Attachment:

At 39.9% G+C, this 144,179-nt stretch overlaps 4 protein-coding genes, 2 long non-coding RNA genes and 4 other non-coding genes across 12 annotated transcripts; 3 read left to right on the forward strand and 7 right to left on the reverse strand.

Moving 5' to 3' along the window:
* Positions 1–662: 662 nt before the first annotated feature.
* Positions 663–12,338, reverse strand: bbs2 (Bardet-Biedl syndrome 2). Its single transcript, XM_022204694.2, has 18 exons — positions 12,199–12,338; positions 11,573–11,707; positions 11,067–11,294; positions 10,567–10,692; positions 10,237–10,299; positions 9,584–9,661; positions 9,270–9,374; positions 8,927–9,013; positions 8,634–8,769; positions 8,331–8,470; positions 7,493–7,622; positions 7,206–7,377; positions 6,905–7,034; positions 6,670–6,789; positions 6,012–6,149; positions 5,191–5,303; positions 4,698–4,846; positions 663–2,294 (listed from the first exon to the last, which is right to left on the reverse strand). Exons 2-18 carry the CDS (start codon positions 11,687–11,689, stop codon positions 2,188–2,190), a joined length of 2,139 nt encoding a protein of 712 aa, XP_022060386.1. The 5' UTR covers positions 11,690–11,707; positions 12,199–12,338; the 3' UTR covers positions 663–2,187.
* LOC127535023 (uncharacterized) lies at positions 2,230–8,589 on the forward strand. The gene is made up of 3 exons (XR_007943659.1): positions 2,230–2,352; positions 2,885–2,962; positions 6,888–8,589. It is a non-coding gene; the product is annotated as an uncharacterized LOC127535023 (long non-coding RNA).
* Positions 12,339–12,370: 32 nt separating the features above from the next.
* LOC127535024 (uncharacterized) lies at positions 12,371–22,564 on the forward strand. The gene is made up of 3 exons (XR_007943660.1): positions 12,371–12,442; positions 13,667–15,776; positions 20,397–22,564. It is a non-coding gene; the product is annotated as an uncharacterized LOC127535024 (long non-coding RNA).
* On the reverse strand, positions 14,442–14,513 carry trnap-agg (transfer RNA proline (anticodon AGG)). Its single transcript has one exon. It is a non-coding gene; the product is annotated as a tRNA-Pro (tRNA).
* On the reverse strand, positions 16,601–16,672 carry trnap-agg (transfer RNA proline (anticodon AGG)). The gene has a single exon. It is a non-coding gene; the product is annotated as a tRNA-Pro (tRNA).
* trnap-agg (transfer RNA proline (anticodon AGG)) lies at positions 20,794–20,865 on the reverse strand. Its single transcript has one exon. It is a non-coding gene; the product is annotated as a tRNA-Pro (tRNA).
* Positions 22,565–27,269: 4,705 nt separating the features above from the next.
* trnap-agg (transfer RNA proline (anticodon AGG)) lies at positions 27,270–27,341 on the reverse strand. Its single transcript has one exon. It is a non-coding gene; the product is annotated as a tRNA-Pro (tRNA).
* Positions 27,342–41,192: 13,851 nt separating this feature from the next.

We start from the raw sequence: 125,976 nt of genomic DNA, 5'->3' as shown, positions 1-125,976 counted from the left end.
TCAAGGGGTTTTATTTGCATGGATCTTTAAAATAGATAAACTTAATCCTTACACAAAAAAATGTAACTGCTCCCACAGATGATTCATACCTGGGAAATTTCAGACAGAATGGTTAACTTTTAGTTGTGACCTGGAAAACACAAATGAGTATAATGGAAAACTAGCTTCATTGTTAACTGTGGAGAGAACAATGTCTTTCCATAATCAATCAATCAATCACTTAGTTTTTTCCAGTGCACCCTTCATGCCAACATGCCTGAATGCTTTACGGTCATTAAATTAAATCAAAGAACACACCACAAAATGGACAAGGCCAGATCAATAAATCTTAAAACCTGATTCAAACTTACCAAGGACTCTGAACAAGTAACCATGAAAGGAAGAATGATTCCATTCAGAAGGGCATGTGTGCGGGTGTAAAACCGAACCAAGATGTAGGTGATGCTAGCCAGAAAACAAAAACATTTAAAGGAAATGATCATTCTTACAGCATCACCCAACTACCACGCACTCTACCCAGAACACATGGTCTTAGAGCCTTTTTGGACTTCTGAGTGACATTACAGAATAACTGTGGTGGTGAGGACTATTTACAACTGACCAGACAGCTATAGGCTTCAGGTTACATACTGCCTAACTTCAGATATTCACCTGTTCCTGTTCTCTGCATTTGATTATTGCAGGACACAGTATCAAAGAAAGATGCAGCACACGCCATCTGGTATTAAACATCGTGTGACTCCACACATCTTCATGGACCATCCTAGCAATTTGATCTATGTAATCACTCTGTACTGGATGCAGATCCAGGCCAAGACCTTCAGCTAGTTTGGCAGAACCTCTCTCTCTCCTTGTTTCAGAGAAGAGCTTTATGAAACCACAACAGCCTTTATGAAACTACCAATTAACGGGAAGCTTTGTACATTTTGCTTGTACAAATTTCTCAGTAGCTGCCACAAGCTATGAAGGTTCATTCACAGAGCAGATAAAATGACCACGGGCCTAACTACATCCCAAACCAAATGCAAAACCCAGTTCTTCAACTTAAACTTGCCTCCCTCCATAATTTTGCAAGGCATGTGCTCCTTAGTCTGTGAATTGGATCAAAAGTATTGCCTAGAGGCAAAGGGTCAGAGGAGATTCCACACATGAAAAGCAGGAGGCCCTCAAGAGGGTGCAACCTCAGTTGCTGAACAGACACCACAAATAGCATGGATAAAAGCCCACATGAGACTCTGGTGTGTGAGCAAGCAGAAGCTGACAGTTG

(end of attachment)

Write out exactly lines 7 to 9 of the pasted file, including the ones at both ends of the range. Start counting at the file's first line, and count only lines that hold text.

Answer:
* LOC127535024 (uncharacterized) lies at positions 12,371–22,564 on the forward strand. The gene is made up of 3 exons (XR_007943660.1): positions 12,371–12,442; positions 13,667–15,776; positions 20,397–22,564. It is a non-coding gene; the product is annotated as an uncharacterized LOC127535024 (long non-coding RNA).
* On the reverse strand, positions 14,442–14,513 carry trnap-agg (transfer RNA proline (anticodon AGG)). Its single transcript has one exon. It is a non-coding gene; the product is annotated as a tRNA-Pro (tRNA).
* On the reverse strand, positions 16,601–16,672 carry trnap-agg (transfer RNA proline (anticodon AGG)). The gene has a single exon. It is a non-coding gene; the product is annotated as a tRNA-Pro (tRNA).